jump to navigation

EMX – Hello world May 23, 2010

Posted by wesaday in Programming.
Tags: ,
trackback

Today we will explore the ever popular “Hello world” using the .NET Micro Framework and see it running in the Emulator. Since the Micro Framework is targeted for embedded systems, there is very limited support for controls. What support there is, is based on WPF but there are some differences.

When you install the Micro Framwork SDK it installs some new project templates into Visual Studio. We are going to use these templates to base our program on because creating a project from scratch in the Micro Framework is a bit of a pain. Fire up Visual Studio and create a new project using the Micro Framework Window Application template. In truth, it probably doesn’t matter if you choose the Console or Window template since we are going to delete everything and build it up step by step.

Click Ok and let the project get created.   You should wind up with something like this:

 The template files are all well and good but you should know exactly what the template contains and what it does. Select the Resources folder, GPIOButtonInputProvider.cs, Program,cs and Resources.resx file and delete them. That should pretty much wipe out everything, except for the references.  Right click the project in the solution explorer, select Add and then click Class.   Name the class Program and click Ok. This class is going to be the startup class. Add a public static Main method that returns void to the Program class and have Program derive from Application. Then add the following lines to the Main method:

     Program program = new Program();
     MainWindow win = new MainWindow();

     program.Run(win);

Nothing to it right? The first line instantiates the Program class. The second line instantiates the MainWindow. The third line tells the program to run using win as the main window. The entire program class looks like this :

Now we need to add another class that will be our main window. Add a new class to the solution and call it MainWindow. MainWindow needs to derive from the Window class. Window is contained within the Microsoft.SPOT.Presentation namespace so add that using statement to the top of the file. Add a constructor for MainWindow and add these lines to it:

The first two lines setup the window width and height. The third line sets the background color to blue. Note that the hex values for color are backwards from RGB. The hex values are BGR.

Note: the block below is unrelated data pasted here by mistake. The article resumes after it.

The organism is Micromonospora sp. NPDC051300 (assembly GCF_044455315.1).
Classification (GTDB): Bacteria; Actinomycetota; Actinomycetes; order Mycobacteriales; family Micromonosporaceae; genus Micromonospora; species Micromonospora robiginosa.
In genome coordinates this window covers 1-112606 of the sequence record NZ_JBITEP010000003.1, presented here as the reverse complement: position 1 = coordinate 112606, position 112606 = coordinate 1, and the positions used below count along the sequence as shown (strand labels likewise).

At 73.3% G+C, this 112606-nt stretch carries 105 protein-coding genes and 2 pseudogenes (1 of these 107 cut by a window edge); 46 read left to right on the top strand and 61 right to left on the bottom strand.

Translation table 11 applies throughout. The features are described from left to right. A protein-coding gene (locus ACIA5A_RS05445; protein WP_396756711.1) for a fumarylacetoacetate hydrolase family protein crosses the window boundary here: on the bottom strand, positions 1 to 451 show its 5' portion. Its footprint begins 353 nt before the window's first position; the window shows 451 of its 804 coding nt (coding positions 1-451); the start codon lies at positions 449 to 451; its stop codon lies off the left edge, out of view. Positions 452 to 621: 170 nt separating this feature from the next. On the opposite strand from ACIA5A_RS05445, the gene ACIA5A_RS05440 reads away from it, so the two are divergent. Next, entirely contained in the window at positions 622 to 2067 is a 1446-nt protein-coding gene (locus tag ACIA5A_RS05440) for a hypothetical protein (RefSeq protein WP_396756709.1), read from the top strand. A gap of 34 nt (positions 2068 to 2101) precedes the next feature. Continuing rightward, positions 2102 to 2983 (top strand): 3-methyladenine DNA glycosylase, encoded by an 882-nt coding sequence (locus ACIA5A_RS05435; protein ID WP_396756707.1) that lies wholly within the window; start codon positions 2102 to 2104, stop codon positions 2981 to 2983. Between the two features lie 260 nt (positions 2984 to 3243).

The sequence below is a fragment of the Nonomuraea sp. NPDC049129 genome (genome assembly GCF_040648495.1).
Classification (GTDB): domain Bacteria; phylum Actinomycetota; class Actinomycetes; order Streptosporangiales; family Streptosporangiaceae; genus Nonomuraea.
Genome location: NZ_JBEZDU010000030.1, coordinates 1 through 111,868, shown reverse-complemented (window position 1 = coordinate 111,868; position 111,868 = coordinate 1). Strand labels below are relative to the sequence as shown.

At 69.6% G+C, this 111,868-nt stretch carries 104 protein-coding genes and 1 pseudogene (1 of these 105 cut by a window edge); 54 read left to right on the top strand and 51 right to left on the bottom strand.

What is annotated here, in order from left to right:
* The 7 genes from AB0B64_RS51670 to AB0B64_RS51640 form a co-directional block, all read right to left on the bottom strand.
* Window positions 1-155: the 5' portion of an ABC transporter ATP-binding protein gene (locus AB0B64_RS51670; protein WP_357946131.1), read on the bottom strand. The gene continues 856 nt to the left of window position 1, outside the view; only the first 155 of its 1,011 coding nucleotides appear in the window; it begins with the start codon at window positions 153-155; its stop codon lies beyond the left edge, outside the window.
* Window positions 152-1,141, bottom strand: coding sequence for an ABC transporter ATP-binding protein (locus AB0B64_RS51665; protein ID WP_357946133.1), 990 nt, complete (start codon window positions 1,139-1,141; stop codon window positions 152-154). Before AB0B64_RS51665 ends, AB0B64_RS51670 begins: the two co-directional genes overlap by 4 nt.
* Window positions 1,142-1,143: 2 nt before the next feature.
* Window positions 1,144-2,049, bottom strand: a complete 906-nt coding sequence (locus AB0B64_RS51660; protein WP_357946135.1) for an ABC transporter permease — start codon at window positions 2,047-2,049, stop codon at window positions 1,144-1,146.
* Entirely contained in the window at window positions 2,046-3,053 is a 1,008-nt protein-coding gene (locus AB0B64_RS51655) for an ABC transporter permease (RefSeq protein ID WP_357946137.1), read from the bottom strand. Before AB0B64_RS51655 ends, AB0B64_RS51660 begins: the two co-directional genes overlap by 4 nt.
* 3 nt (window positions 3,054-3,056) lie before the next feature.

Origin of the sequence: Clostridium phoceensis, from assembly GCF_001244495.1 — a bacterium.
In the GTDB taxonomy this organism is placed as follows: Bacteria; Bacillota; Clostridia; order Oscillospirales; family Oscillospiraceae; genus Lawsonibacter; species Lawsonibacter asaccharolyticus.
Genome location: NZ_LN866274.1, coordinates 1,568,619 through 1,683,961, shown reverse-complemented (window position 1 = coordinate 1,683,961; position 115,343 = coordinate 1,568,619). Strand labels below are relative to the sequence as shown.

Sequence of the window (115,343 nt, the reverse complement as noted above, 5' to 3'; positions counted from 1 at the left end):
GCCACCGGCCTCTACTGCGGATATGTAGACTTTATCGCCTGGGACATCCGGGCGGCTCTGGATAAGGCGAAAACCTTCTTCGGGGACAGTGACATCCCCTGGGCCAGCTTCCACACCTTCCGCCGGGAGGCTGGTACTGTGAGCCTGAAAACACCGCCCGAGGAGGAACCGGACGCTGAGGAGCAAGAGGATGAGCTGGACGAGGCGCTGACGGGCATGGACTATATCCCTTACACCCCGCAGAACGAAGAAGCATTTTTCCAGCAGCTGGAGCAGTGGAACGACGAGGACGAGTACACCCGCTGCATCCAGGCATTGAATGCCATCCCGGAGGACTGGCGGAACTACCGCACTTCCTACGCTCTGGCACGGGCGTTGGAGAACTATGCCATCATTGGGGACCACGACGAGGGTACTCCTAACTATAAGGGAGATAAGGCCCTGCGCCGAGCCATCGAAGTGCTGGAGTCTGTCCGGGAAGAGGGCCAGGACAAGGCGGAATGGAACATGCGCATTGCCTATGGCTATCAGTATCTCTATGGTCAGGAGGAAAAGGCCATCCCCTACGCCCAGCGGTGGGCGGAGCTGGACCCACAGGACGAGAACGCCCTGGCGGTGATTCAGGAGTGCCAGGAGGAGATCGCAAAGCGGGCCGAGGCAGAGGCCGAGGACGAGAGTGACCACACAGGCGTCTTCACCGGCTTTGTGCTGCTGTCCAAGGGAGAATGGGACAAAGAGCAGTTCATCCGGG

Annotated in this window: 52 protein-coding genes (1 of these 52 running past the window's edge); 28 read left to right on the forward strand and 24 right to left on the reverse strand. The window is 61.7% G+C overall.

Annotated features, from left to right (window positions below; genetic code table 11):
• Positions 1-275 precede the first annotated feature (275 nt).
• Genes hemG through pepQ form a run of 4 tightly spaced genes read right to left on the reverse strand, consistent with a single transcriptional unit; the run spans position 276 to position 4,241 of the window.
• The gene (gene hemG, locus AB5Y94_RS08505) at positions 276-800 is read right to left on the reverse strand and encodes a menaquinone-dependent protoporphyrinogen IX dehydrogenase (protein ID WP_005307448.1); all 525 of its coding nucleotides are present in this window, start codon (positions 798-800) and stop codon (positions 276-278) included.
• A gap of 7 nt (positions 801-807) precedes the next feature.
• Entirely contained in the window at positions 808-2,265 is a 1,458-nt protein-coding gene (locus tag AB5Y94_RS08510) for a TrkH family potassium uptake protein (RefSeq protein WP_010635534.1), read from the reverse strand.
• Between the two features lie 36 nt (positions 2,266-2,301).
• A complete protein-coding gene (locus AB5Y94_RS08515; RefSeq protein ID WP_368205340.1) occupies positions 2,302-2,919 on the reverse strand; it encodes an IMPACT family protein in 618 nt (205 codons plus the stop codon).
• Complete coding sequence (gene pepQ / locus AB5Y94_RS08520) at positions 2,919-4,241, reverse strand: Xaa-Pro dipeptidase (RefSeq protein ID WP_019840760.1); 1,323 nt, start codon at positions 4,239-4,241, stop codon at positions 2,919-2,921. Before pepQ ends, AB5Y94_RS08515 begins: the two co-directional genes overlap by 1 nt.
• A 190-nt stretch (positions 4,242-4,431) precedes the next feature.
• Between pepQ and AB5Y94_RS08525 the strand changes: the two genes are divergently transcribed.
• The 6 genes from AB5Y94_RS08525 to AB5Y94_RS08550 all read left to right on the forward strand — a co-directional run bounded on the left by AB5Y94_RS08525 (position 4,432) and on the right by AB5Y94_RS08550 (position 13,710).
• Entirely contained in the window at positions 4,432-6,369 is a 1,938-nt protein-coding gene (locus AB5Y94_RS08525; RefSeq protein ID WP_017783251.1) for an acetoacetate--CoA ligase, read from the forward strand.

Lines 5 – 10 are an intializer for the Text class. Text is the equivalent of a Label in Winforms or TextBlock in WPF. I guess if they named it same as in WPF then there wouldn’t be anything new to learn….

The Font for Text is set by getting the font from the resources. TextContent is the Text property. Then the horizontal and vertical alignments are set. In this case we are setting the text to be centered in the screen.

The last line sets the Window child to the Text control. The entire MainWindow class look like this:

The last thing that we need to do is to add a Resource file to contain the font that we are going to be using. Right click the Project, select Add and then click New Item.  Then select the Resources File to add.  Once the file is created, click the Add Resource drop down and select Add Existing File.  Browse to the .NET Micro Framework installation directory, default location is C:\Program Files\Microsoft >NET Micro Framework\v4.0. Open up the Fonts folder and select the small.tinyfnt file and click Ok. The default installation of the Framework only comes with two fonts. You solution should now look like this: You should be able to build your solution now.

Almost done. Now you want to see the result of all that work right? Remember this is for embedded systems. So what if you don’t have an embedded system to run it on? Or you have your system on order but have not go it yet? The Micro Framework comes with an emulator that you can use to run your program in. Click the Project menu item and select Properties. Select the .NET Micro Framework tab. On that page you will see a combo box labeled “Transport”. This is where you would select where to run your program. If you have Emulator already selected then you are good to go. Press F5 to start your program. Visual Studio will build and “deploy” the program to the emulator. And the final outcome should look like this: 

Advertisements
%d bloggers like this: